A federal judge says former DeKalb County Commissioner Sharon Barnes Sutton did not provide evidence that the government had tainted its case against her.
By denying her motion to dismiss the case, U.S. Magistrate Judge John Larkins said the next step is to head to trial.
Sutton is accused of accepting two $500 bribes from a subcontractor who was doing business with the county. The charges allege that the crimes happened in 2014 when Sutton served as the chairwoman of the commission’s Finance, Audit and Budget Committee with oversight of contracting decisions.
Marshals arrested Sutton at her home in in May and she appeared in court later that day to plead not guilty to the bribery charges. She did not attend the August hearing where her attorney argued why he believed the case should be dismissed.
He said a second attorney, Odis Williams, spoke to Sutton after her arrest and discussed the case. Odis Williams represents Sutton in other matters, but he may have a different interest in the bribery case, Sutton’s attorney, Bret Williams, said.
Court documents do not identify the man whose recorded conversations with Sutton are the main evidence in the government’s case against her, but the description in the indictment matches Morris Williams. He once served as DeKalb’s deputy chief operating officer.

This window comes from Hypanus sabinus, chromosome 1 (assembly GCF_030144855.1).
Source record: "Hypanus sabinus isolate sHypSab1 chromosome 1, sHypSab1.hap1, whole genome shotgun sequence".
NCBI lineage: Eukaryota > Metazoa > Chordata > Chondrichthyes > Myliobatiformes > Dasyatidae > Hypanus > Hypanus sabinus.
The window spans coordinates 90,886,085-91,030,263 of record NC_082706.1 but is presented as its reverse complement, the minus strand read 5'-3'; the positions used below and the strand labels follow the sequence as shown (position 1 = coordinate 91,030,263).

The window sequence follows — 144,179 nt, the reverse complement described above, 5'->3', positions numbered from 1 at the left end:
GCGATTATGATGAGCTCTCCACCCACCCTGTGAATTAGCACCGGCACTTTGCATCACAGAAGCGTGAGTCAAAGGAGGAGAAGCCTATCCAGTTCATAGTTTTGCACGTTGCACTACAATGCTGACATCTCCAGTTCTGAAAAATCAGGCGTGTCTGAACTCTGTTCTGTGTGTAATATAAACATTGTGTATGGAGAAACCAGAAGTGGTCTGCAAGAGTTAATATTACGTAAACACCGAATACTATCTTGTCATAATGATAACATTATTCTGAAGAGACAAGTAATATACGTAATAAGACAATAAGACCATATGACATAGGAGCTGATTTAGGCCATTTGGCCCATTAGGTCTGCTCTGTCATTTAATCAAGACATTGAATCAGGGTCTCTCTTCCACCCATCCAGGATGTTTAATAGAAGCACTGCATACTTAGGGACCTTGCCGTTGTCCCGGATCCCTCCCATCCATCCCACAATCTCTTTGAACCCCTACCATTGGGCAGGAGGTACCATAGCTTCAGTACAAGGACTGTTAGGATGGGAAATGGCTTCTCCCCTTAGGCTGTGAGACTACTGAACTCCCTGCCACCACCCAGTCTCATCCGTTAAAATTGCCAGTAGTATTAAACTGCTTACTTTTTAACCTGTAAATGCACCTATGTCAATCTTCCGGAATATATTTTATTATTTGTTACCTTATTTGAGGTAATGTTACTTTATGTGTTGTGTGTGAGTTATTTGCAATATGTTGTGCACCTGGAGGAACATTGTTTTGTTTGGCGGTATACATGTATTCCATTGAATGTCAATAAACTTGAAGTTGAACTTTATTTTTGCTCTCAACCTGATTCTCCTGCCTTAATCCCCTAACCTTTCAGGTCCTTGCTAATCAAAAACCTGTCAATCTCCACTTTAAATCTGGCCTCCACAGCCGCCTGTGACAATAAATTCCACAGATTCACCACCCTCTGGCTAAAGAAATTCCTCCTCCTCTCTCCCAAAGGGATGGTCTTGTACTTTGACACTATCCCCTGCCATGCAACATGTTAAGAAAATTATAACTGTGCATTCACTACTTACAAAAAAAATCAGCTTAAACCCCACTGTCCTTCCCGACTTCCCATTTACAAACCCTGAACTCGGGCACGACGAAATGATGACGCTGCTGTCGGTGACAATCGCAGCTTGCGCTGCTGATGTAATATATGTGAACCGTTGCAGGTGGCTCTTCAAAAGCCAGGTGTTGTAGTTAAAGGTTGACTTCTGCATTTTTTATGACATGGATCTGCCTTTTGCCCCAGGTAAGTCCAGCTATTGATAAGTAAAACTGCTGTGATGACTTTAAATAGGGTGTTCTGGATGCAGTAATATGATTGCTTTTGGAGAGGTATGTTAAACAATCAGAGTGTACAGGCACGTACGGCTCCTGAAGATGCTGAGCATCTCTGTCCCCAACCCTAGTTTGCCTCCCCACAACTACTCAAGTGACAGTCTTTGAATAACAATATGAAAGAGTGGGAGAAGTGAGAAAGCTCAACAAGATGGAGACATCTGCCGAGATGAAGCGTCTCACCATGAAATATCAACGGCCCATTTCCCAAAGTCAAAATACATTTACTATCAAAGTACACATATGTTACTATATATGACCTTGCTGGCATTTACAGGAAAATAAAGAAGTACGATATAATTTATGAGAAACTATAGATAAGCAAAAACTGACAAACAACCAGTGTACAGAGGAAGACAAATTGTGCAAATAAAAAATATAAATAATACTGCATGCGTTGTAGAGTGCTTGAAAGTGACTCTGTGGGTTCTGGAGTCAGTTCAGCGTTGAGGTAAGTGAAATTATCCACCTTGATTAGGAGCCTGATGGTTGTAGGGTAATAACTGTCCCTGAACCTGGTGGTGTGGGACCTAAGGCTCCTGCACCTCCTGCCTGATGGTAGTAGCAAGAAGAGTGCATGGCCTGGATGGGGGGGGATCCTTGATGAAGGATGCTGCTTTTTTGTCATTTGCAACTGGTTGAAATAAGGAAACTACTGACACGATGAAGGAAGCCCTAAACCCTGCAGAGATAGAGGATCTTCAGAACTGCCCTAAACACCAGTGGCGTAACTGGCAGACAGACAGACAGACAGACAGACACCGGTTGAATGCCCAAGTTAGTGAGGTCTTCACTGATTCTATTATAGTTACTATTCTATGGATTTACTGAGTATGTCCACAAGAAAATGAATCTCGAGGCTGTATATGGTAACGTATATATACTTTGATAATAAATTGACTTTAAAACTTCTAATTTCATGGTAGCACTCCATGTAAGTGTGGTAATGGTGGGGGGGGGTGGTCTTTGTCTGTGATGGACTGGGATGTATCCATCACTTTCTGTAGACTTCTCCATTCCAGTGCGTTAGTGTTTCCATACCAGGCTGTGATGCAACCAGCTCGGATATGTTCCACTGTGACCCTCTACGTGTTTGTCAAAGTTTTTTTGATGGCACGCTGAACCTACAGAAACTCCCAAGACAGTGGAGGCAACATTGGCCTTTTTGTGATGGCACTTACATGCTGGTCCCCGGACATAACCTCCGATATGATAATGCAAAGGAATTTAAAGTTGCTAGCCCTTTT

Odis Williams has represented Morris Williams in the past. According to court documents, the confidential informant met with federal investigators as recently as April to discuss the case.
Larkins’ opinion does not dispute any of these facts, but he said that Odis Williams’ conversation with Sutton did not amount to government interference. Even if Odis Williams had crossed a line, it wasn’t severe enough to dismiss the charges or prevent the confidential information from testifying against Sutton, Larkins wrote in his Sept. 12 opinion.
“There is no indication that the relationship between defendant and defense counsel has been compromised even slightly as a result of those contacts,” he wrote.
Bret Williams also did not prove that the U.S. Department of Justice, which filed the charges against Sutton, had any knowledge of Odis Williams ‘ actions, the judge said.
Bret Williams, Odis Williams and Morris Williams are not related.
Now that these matters have been addressed, Larkins wrote, the case is now certified to proceed to trial. A date has not been scheduled.
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